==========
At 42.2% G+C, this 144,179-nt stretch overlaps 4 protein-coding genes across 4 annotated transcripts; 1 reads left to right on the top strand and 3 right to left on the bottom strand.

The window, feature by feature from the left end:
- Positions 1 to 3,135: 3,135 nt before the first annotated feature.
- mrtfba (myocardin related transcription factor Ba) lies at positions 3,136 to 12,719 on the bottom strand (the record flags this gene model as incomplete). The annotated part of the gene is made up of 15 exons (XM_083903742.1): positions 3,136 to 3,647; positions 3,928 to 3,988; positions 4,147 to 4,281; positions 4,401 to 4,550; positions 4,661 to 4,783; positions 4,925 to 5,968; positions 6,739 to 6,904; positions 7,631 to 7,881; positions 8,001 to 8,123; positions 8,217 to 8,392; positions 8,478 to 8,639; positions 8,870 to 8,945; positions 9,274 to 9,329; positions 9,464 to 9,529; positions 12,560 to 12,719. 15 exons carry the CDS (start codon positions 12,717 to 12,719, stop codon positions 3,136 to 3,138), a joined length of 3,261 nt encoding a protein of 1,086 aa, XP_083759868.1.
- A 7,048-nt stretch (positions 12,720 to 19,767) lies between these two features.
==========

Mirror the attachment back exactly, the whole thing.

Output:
At 42.2% G+C, this 144,179-nt stretch overlaps 4 protein-coding genes across 4 annotated transcripts; 1 reads left to right on the top strand and 3 right to left on the bottom strand.

The window, feature by feature from the left end:
- Positions 1 to 3,135: 3,135 nt before the first annotated feature.
- mrtfba (myocardin related transcription factor Ba) lies at positions 3,136 to 12,719 on the bottom strand (the record flags this gene model as incomplete). The annotated part of the gene is made up of 15 exons (XM_083903742.1): positions 3,136 to 3,647; positions 3,928 to 3,988; positions 4,147 to 4,281; positions 4,401 to 4,550; positions 4,661 to 4,783; positions 4,925 to 5,968; positions 6,739 to 6,904; positions 7,631 to 7,881; positions 8,001 to 8,123; positions 8,217 to 8,392; positions 8,478 to 8,639; positions 8,870 to 8,945; positions 9,274 to 9,329; positions 9,464 to 9,529; positions 12,560 to 12,719. 15 exons carry the CDS (start codon positions 12,717 to 12,719, stop codon positions 3,136 to 3,138), a joined length of 3,261 nt encoding a protein of 1,086 aa, XP_083759868.1.
- A 7,048-nt stretch (positions 12,720 to 19,767) lies between these two features.